As P. falciparum trophozoites mature in the red blood cells, they induce the formation of small knobs on the surface of the red cell. These knobs bind to adhesion molecules (also known as intercellular adhesion molecule-1) on the microvascular endothelial cells, leading to sequestration. Sequestration is the process whereby erythrocytes containing mature forms of P. falciparum adhere to microvascular endothelial cells, resulting in marked reduction or disappearance of these cells from the circulation. Sequestration of erythrocytes in small blood vessels and consequent obstruction of microcirculatory flow is a specific property of P. falciparum and an important mechanism causing coma and death in cerebral malaria. Sequestration occurs predominantly in the venules of vital organs.

An important factor in the pathogenesis of cerebral malaria is the increase in cytokine production. In an attempt to control the infection, the host immune system produces a potent pro-inflammatory response in which cells of the macrophage-monocyte series are induced to release various cytokines, including tumor necrosis factor (TNF)-α, interleukin (IL)-1, IL-6, and IL-8. However, this response may also induce complications, such as severe anemia, hypoglycemia and cerebral malaria. Cytokines promote cytoadherence and although they mediate parasite killing by activating leukocytes, the resulting oxygen species and peroxides are harmful to the patient.

Parasitized erythrocytes tend to adhere to adjacent uninfected cells leading to rosetting. In addition, as the parasite matures inside the erythrocyte, the normally flexible cell becomes more spherical and rigid. Because of the rosetting and increased rigidity of parasitized erythrocytes, the erythrocytes become trapped in the capillaries. The end result of cytoadherence, rosetting and rigidity is the enhancement of sequestration of P. falciparum-parasitized erythrocytes in the cerebral vasculature, stagnation of the cerebral blood flow, and secondary ischemia leading to tissue hypoxia, lactic acidosis, hypoglycemia, and prevention of delivery of nutrients to the tissues. In the CNS, this process results in delirium, impaired consciousness, convulsions, paralysis, coma, and ultimately, rapid death if not treated. Systemic manifestations of severe falciparum malaria include anemia, lactic acidosis, hypoglycemia, pulmonary edema, adult respiratory distress syndrome, and disseminated intravascular coagulation.

The pathophysiology of malaria does not include vasculitis or inflammatory cellular infiltration in or around the cerebral vasculature, and most patients have no evidence of cerebral edema.

WHAT’S THE EVIDENCE for specific management and treatment recommendations?

"Centers for Disease Control and Prevention: Guidelines for Treatment of Malaria in the United States (Based on drugs currently available for use in the United States – updated September 23, 2011)". http://www.cdc.gov/malaria/resources/pdf/treatmenttable.pdf.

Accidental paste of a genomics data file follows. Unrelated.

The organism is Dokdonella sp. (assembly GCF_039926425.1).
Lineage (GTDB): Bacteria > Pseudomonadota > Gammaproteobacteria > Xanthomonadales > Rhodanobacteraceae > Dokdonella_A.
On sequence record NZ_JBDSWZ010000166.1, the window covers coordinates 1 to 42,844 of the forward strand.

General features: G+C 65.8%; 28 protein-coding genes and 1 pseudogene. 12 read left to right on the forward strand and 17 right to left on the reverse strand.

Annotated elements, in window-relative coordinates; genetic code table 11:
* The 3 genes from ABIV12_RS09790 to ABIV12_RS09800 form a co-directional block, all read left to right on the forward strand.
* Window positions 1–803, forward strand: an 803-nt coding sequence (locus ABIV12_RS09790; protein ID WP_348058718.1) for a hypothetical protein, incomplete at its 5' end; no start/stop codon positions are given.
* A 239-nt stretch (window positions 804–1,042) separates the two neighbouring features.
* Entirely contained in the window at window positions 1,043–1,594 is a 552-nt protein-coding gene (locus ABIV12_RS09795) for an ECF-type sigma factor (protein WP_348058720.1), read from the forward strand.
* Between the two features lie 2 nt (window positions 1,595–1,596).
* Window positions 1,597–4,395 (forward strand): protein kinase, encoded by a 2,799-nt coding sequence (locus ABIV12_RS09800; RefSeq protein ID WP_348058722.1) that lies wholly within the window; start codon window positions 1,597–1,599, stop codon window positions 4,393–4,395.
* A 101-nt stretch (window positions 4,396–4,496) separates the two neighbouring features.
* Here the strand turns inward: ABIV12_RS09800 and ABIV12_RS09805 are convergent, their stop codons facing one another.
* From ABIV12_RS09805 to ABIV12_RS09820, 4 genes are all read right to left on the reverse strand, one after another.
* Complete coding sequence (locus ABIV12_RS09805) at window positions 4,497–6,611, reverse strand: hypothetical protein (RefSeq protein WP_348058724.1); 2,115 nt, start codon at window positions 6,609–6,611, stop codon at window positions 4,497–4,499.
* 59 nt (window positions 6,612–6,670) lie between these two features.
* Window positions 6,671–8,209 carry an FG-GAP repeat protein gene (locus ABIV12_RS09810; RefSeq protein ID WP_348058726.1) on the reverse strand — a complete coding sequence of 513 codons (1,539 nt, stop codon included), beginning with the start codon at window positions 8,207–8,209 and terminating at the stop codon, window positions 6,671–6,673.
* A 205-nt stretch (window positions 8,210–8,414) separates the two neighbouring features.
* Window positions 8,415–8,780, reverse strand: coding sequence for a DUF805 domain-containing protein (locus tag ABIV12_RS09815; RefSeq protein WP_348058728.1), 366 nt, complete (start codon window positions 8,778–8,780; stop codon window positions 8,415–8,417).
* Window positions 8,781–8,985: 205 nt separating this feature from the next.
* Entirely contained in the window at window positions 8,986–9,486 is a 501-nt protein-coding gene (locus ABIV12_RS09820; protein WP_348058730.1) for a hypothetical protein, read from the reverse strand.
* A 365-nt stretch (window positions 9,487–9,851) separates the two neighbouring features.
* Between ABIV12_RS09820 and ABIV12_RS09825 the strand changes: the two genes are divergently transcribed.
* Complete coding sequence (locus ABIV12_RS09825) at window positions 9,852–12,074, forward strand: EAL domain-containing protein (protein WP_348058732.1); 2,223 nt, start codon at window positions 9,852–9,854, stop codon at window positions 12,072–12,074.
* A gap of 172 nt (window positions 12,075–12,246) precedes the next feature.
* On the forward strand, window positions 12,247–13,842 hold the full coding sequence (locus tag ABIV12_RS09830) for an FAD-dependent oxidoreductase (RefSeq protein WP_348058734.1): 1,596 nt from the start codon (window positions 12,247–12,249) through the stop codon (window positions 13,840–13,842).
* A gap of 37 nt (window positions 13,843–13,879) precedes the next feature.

"Centers for Disease Control and Prevention: Treatment of malaria (guidelines for clinicians)". http://www.cdc.gov/malaria/diagnosis_treatment/.

"World malaria report 2014. 1. Malaria - prevention and control. 2. Malaria - economics. 3.Malaria - epidemiology. 4.National Health Programs - utilization. 5.Insecticide-Treated Bed Nets. 6.Antimalarials - Therapeutic Use. 7.Drug Resistance. 8.Disease Vectors. 9.Malaria Vaccines. 10. Annual Reports. I. World Health Organization".

"World Health Organization: Malaria case management operations manual. 1. Malaria - epidemiology. 2. Malaria - prevention and control. 3. Malaria - drug therapy. 4. Malaria - diagnosis. 5. Case management - administration and organization. 6. Antimalarials. 7. Health services. 8. Health profile. 9. Manual. I. World Health Organization. II. Global Malaria Programme". http://www.who.int/malaria/publications/atoz/malaria_case_management_operations_manual.pdf.

"WHO Library Cataloguing-in-Publication Data Guidelines for the treatment of malaria -- 2nd edition. 1. Malaria – drug therapy. 2. Malaria – diagnosis. 3. Antimalarials – administration and dosage. 4 Drug therapy, Combination. 5. Guidelines. I World Health Organization".

Lalloo, DG, Shingadia, D, Pasvol, G, Chiodini, PL, Whitty, CJ, Beeching, NJ, Hill, DR, Warrell, DA, Bannister, BA. "HPA Advisory Committee on Malaria Prevention in UK Travellers. UK malaria treatment guidelines". J Infect. vol. 54. 2007. pp. 111-21.

"Committee to Advise on Tropical Medicine and Travel: Canadian recommendations for the prevention and treatment of malaria among international travellers". CCDR. vol. 35. 2009. http://www.phac-aspc.gc.ca/publicat/ccdr-rmtc/09vol35/35s1/index-eng.php.

https://www.gov.uk/government/uploads/system/uploads/attachment_data/file/337761/Guidelines_for_malaria_prevention_in_travellers_UK_PC.pdf.